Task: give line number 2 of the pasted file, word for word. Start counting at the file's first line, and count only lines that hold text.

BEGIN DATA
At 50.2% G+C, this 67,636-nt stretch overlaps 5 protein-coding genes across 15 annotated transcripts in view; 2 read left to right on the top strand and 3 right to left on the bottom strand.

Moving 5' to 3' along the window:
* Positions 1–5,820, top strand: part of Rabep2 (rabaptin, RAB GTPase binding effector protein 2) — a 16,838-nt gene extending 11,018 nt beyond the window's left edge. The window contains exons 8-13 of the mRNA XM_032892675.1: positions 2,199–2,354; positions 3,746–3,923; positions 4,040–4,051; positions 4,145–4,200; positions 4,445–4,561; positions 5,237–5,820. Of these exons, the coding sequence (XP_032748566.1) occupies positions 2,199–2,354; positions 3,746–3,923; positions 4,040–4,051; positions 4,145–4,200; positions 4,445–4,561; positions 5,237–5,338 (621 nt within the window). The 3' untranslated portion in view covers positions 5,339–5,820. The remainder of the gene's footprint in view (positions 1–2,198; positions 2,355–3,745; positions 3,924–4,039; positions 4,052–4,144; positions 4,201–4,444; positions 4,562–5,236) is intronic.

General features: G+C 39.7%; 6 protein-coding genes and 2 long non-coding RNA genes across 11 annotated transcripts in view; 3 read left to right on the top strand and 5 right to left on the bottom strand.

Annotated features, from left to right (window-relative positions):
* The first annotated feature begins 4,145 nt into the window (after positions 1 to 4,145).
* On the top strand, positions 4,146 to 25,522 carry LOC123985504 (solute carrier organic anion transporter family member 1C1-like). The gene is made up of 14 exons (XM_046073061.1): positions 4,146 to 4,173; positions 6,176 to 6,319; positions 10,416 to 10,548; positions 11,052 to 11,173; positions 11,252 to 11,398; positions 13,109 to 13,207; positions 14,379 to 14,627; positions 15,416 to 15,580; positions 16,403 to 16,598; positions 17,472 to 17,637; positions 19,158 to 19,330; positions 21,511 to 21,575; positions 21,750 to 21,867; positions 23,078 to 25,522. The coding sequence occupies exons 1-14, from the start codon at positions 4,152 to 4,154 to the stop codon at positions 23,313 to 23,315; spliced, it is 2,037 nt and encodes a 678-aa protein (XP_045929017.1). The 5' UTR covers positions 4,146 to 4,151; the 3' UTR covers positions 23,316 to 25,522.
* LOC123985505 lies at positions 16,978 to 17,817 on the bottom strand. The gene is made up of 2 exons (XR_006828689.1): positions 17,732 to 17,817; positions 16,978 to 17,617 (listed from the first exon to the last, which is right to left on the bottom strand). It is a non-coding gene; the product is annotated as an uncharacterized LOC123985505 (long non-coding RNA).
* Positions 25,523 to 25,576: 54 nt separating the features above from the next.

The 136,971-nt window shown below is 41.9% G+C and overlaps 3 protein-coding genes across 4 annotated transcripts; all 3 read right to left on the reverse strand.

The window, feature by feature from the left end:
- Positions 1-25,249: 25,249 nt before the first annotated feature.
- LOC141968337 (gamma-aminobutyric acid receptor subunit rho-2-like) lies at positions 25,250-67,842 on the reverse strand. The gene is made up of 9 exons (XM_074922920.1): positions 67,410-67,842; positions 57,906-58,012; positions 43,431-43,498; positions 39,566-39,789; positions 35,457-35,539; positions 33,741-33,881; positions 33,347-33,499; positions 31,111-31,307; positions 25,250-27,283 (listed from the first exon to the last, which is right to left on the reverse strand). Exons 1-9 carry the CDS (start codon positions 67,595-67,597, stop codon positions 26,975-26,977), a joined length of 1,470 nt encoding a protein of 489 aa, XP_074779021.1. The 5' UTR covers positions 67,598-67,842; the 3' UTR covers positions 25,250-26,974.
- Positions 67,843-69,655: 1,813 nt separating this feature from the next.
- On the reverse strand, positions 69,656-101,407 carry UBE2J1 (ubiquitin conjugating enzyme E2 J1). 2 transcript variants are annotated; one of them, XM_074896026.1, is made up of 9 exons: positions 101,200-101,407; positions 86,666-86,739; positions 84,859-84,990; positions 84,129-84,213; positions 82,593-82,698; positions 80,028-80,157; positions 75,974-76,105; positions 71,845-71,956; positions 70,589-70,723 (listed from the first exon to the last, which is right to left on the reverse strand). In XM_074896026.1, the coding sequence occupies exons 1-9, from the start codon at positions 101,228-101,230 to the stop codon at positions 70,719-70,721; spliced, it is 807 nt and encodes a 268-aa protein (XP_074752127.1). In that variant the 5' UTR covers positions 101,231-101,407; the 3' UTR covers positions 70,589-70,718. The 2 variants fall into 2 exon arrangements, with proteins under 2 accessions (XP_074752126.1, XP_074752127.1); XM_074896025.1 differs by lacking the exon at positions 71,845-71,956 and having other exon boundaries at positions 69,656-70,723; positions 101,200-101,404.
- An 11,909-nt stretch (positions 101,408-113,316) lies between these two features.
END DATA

Moving 5' to 3' along the window: